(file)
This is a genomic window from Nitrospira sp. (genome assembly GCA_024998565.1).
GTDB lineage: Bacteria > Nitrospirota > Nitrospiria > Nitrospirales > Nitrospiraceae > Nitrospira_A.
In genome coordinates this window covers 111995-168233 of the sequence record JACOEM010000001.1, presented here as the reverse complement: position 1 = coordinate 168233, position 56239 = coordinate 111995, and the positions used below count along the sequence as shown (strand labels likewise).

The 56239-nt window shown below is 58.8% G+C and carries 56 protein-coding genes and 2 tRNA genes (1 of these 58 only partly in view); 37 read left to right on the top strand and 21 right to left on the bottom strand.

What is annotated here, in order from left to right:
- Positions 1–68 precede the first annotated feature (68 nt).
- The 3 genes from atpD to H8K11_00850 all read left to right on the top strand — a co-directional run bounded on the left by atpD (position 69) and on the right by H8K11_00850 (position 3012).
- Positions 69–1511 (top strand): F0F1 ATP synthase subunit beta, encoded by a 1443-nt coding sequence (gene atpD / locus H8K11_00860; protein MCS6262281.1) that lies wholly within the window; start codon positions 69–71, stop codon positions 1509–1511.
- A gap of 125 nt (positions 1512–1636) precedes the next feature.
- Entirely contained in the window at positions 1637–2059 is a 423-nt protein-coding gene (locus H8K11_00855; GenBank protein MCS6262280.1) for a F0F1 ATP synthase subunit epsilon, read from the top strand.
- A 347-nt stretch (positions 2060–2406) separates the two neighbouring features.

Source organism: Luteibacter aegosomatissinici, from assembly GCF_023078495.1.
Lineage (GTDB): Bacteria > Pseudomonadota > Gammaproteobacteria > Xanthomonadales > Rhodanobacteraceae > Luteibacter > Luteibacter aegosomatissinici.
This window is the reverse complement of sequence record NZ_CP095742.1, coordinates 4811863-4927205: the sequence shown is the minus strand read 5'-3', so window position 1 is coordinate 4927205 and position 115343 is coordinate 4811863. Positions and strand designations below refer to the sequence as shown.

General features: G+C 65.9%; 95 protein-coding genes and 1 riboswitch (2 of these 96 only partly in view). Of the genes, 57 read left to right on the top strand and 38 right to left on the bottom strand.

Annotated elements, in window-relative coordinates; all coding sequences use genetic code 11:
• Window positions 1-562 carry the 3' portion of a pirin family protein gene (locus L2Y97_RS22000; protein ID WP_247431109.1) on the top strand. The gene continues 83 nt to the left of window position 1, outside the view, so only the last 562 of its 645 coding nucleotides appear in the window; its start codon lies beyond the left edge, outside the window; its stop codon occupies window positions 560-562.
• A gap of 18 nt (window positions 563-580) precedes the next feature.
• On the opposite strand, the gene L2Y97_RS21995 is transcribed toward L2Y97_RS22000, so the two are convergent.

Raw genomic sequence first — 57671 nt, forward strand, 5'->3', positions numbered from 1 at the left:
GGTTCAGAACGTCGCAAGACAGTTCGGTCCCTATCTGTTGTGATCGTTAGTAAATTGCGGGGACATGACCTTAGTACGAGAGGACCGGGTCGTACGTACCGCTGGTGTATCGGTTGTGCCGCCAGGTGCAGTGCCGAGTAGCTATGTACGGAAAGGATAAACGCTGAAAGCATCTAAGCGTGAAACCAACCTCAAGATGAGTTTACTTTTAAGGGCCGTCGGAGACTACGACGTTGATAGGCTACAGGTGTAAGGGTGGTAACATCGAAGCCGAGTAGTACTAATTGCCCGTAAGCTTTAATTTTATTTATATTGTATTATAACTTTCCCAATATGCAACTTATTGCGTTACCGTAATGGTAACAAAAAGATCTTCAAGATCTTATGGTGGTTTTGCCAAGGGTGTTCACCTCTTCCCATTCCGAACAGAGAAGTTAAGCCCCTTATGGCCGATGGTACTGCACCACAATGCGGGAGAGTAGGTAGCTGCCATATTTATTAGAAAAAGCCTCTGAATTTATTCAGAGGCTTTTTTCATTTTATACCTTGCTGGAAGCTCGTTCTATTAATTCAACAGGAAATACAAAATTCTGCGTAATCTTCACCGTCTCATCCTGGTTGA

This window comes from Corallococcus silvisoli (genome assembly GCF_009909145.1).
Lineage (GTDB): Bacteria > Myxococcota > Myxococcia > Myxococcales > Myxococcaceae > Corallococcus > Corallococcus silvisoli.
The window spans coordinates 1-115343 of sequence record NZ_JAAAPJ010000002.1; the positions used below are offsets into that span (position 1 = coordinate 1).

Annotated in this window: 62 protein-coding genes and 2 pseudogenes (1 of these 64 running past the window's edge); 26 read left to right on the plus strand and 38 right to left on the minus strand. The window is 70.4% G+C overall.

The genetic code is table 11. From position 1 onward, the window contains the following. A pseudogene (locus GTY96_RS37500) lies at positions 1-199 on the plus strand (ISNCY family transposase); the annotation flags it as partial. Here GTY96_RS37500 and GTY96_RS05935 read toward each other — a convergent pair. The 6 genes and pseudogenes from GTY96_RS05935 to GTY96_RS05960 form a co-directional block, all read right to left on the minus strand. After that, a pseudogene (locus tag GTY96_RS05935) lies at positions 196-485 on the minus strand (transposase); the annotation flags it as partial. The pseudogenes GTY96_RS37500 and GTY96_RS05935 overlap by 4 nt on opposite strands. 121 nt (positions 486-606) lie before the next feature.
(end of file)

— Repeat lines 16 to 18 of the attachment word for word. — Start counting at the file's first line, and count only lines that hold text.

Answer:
Annotated elements, in window-relative coordinates; all coding sequences use genetic code 11:
• Window positions 1-562 carry the 3' portion of a pirin family protein gene (locus L2Y97_RS22000; protein ID WP_247431109.1) on the top strand. The gene continues 83 nt to the left of window position 1, outside the view, so only the last 562 of its 645 coding nucleotides appear in the window; its start codon lies beyond the left edge, outside the window; its stop codon occupies window positions 560-562.
• A gap of 18 nt (window positions 563-580) precedes the next feature.